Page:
Home Destinations + Landmarks Attractions Tour 10 outdoor Houston landmarks & art installations inside the Loop

Tour 10 outdoor Houston landmarks & art installations inside the Loop

Bethel Church Park | Photo courtesy of the Houston Parks Board

Swing by some of our favorite fountains, art installations, public parks and historic landmarks throughout Houston’s Inner Loop.

As Houston tries to find ways to enjoy the city with proper distancing, we’ve compiled a list of some of the city’s most beloved landmarks and art installations that present a way to take in the outdoors safely and explore what the Bayou City has to offer.

Outdoor Landmarks & Art Installations in Houston

  • Dandelion Fountain at Buffalo Bayou Park – Although formally named the Gus S. Wortham Memorial Fountain, this Buffalo Bayou Park favorite welcomes visitors with its simplicity of design, comforting mists, and changing photogenic qualities at different times of the day. It’s also one of the park’s longest running mainstays, commissioned in 1978 and designed by William T. Cannady, a Houston architect and Rice University professor. 
  • Gerald D. Hines Waterwall Park by the Galleria – The sprawling, lush green lawn just south of the iconic Williams Tower makes for an inviting place to take in The Galleria neighborhood or enjoy a relaxing picnic, complete with a stop at the 64-foot tall waterwall that bookends this park. Designed by renowned architects Philip Johnson and John Burgee, this sculptural waterfall makes for a popular photo op in Houston amongst nearly 200 live oak trees.
  • James Turrell’s Twilight Epiphany Skyspace at Rice University – On the Rice University Campus, this open-air sculpture from American artist James Turrell comes to life at sunrise and sunset every day, with a gradual, gentle and captivating light sequence that plays with the changing natural light around visitors and at the center of the skyspace. Each sequence lasts forty minutes and silence is considered integral to the experience, allowing for visitors to take in the presentation with a meditative approach.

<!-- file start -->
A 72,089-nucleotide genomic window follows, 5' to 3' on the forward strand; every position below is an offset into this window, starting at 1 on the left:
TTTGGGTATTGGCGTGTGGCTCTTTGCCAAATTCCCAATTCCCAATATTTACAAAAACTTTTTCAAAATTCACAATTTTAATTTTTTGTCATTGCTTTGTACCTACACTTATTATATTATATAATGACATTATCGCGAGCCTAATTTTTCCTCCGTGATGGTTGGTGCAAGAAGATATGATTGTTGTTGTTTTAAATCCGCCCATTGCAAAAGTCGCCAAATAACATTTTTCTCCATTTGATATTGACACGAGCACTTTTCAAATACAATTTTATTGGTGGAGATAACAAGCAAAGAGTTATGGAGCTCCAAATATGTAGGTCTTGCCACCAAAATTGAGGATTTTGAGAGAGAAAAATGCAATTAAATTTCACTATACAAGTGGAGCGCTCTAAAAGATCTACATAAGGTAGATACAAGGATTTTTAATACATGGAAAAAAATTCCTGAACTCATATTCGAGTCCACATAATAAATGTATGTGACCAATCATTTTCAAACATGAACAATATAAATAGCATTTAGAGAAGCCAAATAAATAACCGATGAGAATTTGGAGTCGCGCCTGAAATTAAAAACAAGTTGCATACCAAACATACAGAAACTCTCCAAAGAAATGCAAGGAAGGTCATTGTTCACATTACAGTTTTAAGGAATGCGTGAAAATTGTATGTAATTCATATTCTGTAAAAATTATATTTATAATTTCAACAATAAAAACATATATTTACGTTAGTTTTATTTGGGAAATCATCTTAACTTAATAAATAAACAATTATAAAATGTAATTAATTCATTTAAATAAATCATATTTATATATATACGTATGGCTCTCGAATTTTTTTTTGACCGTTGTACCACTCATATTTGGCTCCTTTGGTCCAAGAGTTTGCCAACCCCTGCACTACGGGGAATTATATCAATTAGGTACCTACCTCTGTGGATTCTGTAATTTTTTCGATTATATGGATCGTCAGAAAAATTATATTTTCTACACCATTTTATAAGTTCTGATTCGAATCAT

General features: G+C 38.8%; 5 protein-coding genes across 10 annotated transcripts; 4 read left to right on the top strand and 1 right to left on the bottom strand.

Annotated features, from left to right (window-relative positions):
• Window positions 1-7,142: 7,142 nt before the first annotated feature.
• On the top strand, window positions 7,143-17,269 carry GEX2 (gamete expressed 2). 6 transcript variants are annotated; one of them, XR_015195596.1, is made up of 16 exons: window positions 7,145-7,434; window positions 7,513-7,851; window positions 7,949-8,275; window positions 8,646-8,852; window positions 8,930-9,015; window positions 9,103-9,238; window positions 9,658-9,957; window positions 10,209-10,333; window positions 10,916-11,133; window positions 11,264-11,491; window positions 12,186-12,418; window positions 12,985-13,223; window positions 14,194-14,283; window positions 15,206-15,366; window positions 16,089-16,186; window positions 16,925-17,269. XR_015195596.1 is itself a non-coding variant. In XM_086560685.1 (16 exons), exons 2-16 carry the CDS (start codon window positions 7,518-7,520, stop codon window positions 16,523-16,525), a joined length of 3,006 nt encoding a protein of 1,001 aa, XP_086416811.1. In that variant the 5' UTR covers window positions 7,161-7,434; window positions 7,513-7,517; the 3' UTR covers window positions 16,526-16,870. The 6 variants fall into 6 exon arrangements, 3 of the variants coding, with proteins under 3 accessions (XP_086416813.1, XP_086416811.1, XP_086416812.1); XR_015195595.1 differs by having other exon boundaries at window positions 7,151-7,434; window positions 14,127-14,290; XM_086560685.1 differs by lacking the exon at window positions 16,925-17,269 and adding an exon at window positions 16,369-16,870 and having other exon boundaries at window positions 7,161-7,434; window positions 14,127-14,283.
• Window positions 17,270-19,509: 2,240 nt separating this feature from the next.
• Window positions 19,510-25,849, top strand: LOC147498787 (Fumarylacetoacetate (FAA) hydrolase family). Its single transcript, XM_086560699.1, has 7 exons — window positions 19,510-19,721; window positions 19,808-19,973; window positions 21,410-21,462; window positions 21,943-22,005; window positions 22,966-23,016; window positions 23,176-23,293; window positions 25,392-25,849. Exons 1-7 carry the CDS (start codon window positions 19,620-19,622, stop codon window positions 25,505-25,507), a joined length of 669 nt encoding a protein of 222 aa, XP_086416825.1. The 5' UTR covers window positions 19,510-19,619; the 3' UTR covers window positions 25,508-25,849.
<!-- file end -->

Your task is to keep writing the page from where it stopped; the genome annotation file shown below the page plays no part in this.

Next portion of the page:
• C. Finley’s Massive Sky Dance Mural in Downtown – Along a currently quiet stretch of Clay Street between Louisiana and Milan in Downtown Houston, you can’t help but notice three multi-hued dancers in mid-jeté en avant against a welcoming blue background in one of the city’s largest murals. Painted by C. Finley, the commission was inspired by three dancers from Houston Ballet. 
  • David Adickes’ We Love Houston Sign in EaDo – Parked just beyond the back gate of 8th Wonder Brewery in EaDo, you’ll find the prolific artist’s 29-foot love letter to H-Town. Already a beloved and well-known Houston landmark, it’s a timely, socially distanced outdoors space where you can snap a photo redeclaring your affection for the Bayou City. While you’re there, you won’t be able to miss Adickes’ 36-foot tall sculptures of the Beatles in their Sergeant Pepper finery, or Donkeeboy‘s tongue-in-cheek Rob Boss mural on the wall facing their backs. 
  • Bethel Church Park near Freedmen’s Town & Downtown – Listed on the National Register of Historic Places, Bethel Baptist Church was founded by freed slaves in the 1890s and became a central element in Houston’s thriving African-American neighborhood, Freedmen’s Town, immediately west of Downtown Houston. The original church was devastated by fire in 2005, and the Houston Parks Board turned its remains into a striking open-air tribute with stained-glass panels, church pew-inspired seating, and more.
  • The Live Oak Canopy-covered Walkways of Broadacres Historic District – A favorite portrait spot for many a bride, couple, family and aspiring social influencer, the shady covered walkways of Broadacres are a welcome respite from the hot Houston sun. Tucked away immediately south of Highway 59 and west of the heart of the Museum District, the residential neighborhood makes for the perfect place for a stroll. While the sidewalks and walkways are open to the public, remember to respect that the individual homes that surround them are private homes. 
  • Midtown Park in Midtown – One of Houston’s most recently opened public spaces, this six-acre Midtown neighborhood park features a man-made creek, a sloping hillside dotted with native landscaping, public art and plenty of space for social distancing. 
  • Smither Park near University of Houston – Located just east of the University of Houston’s main campus, this whimsical outdoor park features an ever-evolving array of sculpture covered in a kaleidoscopic display of mosaic tiles, placed by devoted local artists. Designed by folk artist Dan Phillips, the park honors the memory of John H. Smither, a Houston lawyer and board member to The Orange Show Monument, a beloved local mosaic-filled work by the late postman Jefferson Davis McKissack, who spent over twenty years building out a 3,000-square foot vision as an ode to his favorite fruit.
  • Cullen Sculpture Garden at on the Museum of Fine Arts, Houston campus – Wedged between the Glassell School of Art and Museum of Fine Arts, Houston, this Cullen Sculpture Garden features works from renowned artists like Henri Matisse, Auguste Rodin and Louise Bourgeois. Nearby, visitors can also take in Anish Kapoor’s monumental Cloud Column, standing 30-feet tall at the head of the sculpture park.
Sky Dance, by C. Hinley in Downtown Houston | Photo: 365 Houston

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